Well, I’ve heard that thesis before, and I think that we have very strongly taken a position that we’d like to get this transaction completed. We think that it is very important to our long-term business model and nuclear. It’s clearly to the great advantage of Maryland and Maryland customers, and it allows us to work with a strategic partner that has a lot of capital in a world that is going to require a lot of capital, to do lots and lots of things, to meet some of the challenges that you have alluded to in climate and so forth.
So, we have expressed our strong support. I believe EDF is equally as strong in their determination to get the transaction done. It is however as you suggested, not a transaction that, you know, can be done at all costs. It doesn’t need to be and it shouldn’t be, and I think that there are some aspects that are dandied around with respect to settlement ideas and so forth that are really contrary to the maintenance of the right policies and the right relationship between what the PSE is responsible for and what a merchant company can do.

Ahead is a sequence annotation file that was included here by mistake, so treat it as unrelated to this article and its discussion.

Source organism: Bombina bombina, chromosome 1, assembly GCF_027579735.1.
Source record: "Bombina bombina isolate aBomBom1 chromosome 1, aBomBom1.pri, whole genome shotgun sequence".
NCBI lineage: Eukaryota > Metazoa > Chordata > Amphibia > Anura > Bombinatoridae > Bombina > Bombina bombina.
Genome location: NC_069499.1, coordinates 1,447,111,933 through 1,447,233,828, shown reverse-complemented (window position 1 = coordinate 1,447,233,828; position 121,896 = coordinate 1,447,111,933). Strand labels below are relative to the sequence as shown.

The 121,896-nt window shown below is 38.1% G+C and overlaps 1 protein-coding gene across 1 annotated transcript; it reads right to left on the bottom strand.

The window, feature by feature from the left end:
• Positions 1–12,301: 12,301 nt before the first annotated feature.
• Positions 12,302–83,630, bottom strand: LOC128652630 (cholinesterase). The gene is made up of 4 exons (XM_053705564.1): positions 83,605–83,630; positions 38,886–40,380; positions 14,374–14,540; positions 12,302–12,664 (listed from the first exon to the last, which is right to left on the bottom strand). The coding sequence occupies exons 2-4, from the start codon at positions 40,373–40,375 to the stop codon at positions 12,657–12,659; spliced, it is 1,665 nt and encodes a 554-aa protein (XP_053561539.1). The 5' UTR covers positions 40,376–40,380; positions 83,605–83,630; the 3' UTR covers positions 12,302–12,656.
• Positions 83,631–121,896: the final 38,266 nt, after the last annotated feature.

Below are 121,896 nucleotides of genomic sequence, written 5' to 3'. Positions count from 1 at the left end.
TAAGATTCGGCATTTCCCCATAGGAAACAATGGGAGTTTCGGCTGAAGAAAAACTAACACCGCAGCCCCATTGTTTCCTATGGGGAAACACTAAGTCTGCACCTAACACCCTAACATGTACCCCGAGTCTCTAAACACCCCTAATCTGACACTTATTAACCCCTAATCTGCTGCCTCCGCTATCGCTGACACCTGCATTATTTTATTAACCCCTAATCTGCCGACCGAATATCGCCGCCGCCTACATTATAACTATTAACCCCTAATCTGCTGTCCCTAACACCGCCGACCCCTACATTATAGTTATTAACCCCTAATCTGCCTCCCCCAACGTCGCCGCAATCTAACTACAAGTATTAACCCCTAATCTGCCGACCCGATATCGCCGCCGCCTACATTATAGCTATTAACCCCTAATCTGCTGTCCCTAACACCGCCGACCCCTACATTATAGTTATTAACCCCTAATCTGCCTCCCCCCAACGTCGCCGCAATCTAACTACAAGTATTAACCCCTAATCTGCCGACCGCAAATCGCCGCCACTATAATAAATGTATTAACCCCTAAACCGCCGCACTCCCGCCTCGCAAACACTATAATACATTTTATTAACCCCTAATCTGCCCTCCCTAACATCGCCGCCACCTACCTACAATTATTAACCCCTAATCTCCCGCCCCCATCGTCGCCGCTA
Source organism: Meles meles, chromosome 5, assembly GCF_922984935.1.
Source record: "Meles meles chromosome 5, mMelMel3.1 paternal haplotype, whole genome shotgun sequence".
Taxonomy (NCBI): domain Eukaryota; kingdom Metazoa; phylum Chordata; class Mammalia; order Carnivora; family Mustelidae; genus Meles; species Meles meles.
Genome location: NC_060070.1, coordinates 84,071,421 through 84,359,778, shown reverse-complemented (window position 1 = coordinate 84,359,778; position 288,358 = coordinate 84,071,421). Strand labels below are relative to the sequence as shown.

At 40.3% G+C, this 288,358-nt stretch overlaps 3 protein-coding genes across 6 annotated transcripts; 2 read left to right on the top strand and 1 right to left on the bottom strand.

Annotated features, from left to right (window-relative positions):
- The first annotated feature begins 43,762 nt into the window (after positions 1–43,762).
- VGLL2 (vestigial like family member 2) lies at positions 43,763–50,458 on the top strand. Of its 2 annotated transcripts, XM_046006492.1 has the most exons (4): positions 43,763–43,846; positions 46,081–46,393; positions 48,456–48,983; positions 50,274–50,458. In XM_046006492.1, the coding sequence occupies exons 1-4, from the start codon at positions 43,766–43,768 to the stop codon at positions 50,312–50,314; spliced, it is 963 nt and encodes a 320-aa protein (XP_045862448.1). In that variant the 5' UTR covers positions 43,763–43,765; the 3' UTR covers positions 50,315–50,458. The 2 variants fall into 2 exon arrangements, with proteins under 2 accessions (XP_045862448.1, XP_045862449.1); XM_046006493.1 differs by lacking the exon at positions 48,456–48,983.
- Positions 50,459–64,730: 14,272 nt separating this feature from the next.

As an example, the notion of putting a lot of capital out to work without having any recovery through rates is such a fundamental violation of a tenant in a regulated world, that it is just simply unacceptable. There are things like that, that really can’t be part of any final ruling from the PSD and we wouldn’t expect them to be.
On the other hand, we did feel that when we made the choice to move from MidAmerican to EDF, that the right thing to do in this sort of politically charged environment was to match the offer that MidAmerican had put forth. We thought that was a fair thing to do, there were other added benefits to the EDF transaction that we feel were very important to even enhance the deal over the MidAmerican transaction.
So we feel like we put forth a very fair deal, but I think most importantly, it has to be a deal that doesn’t violate or set some standard for decades to come, that fundamentally alters the sort of regulatory compact that we have in the State. We have as you know made our best efforts to talk about ring-fencing ideas, we understand that some of these things can be put in place that are comparable to other states in Constellation’s best interest as well as the State’s best interest.